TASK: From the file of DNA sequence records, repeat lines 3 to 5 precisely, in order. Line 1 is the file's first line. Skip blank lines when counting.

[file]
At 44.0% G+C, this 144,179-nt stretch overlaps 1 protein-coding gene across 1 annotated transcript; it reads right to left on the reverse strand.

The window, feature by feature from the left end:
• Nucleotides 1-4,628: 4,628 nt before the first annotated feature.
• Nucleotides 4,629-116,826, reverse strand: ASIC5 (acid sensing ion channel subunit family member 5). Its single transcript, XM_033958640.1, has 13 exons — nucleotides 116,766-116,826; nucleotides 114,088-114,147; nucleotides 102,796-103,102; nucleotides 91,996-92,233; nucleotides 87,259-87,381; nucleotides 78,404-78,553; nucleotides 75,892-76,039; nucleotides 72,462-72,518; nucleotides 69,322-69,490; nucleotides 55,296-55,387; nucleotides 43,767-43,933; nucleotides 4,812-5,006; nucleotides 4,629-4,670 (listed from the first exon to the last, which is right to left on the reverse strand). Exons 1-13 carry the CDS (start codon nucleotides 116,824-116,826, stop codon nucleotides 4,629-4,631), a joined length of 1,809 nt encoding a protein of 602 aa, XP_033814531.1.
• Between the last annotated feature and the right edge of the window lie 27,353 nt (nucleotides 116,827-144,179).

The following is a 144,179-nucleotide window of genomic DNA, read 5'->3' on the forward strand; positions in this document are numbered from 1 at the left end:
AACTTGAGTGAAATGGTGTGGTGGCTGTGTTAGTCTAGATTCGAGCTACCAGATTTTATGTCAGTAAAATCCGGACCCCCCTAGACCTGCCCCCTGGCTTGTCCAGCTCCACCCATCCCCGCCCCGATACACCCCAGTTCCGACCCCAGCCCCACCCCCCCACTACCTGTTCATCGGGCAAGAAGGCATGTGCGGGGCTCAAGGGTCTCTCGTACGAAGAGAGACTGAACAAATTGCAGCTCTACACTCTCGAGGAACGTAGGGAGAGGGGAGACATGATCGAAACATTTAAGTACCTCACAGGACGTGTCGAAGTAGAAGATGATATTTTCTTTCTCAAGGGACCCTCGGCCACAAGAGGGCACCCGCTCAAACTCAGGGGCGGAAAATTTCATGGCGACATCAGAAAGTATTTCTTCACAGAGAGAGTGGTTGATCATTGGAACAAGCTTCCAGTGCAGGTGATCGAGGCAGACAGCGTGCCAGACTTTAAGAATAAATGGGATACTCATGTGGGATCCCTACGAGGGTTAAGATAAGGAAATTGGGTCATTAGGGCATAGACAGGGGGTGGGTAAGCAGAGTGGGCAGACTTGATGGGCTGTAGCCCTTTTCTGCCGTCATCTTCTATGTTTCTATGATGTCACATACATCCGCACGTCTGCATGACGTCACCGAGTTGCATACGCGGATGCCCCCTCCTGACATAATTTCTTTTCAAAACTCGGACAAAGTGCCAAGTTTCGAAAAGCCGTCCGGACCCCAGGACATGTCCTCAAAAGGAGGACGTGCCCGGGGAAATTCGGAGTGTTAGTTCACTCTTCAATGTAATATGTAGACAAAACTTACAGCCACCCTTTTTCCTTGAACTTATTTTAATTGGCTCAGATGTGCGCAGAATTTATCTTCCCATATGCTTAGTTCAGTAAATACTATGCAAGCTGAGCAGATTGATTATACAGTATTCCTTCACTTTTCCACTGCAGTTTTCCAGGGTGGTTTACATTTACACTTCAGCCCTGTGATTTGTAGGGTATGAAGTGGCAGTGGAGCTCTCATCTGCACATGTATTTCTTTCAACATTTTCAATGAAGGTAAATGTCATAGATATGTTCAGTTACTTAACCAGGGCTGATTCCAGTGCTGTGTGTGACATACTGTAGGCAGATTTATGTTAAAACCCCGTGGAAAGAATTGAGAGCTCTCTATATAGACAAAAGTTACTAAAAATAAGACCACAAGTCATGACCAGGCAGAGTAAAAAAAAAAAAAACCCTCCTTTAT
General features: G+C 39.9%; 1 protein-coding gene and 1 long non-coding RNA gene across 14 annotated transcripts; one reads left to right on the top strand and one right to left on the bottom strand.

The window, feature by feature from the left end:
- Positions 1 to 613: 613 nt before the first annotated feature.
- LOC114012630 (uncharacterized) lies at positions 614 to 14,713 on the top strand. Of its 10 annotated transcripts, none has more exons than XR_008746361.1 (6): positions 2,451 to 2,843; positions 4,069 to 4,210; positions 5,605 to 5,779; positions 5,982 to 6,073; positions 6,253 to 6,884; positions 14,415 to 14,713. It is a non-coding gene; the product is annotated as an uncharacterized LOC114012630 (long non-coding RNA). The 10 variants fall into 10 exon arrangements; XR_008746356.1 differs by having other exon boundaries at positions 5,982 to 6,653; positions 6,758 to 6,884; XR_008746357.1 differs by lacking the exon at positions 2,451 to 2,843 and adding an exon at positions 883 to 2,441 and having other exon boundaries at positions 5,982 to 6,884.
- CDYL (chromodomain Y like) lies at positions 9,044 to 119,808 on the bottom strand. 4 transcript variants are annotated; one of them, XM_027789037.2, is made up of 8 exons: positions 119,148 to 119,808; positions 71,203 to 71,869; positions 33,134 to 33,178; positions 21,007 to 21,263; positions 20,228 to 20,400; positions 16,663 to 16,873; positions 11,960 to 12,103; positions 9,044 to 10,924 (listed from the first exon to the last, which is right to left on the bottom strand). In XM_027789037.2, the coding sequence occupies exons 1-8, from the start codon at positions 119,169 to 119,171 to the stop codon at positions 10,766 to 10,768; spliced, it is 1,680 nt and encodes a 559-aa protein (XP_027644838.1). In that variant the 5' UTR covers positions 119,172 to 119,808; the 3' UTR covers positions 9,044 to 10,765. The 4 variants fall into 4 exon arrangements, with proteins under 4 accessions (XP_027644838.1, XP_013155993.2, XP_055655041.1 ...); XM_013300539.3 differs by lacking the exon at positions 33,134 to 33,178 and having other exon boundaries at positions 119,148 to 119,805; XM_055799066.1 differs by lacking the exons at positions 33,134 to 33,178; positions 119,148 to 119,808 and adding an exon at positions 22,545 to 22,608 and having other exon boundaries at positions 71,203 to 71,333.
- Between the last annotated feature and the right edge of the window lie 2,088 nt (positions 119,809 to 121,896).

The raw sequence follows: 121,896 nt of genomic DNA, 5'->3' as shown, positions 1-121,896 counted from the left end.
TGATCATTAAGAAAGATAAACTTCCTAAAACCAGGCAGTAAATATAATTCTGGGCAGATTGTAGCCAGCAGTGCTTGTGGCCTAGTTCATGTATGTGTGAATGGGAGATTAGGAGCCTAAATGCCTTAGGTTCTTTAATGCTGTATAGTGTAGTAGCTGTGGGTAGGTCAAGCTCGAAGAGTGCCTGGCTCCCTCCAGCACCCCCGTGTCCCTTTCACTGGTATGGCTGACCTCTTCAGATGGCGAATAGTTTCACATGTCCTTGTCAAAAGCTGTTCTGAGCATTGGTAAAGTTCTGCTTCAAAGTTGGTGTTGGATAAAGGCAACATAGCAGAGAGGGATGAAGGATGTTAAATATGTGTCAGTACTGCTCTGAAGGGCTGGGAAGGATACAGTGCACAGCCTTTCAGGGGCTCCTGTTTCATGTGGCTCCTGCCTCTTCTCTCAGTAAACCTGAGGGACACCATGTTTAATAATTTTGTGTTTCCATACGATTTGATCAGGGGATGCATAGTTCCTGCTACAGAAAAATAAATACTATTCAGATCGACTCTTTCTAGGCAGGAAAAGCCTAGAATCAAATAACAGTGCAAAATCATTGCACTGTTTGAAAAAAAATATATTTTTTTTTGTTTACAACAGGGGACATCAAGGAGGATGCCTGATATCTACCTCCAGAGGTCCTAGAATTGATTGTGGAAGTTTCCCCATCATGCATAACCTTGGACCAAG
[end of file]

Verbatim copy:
• Nucleotides 1-4,628: 4,628 nt before the first annotated feature.
• Nucleotides 4,629-116,826, reverse strand: ASIC5 (acid sensing ion channel subunit family member 5). Its single transcript, XM_033958640.1, has 13 exons — nucleotides 116,766-116,826; nucleotides 114,088-114,147; nucleotides 102,796-103,102; nucleotides 91,996-92,233; nucleotides 87,259-87,381; nucleotides 78,404-78,553; nucleotides 75,892-76,039; nucleotides 72,462-72,518; nucleotides 69,322-69,490; nucleotides 55,296-55,387; nucleotides 43,767-43,933; nucleotides 4,812-5,006; nucleotides 4,629-4,670 (listed from the first exon to the last, which is right to left on the reverse strand). Exons 1-13 carry the CDS (start codon nucleotides 116,824-116,826, stop codon nucleotides 4,629-4,631), a joined length of 1,809 nt encoding a protein of 602 aa, XP_033814531.1.
• Between the last annotated feature and the right edge of the window lie 27,353 nt (nucleotides 116,827-144,179).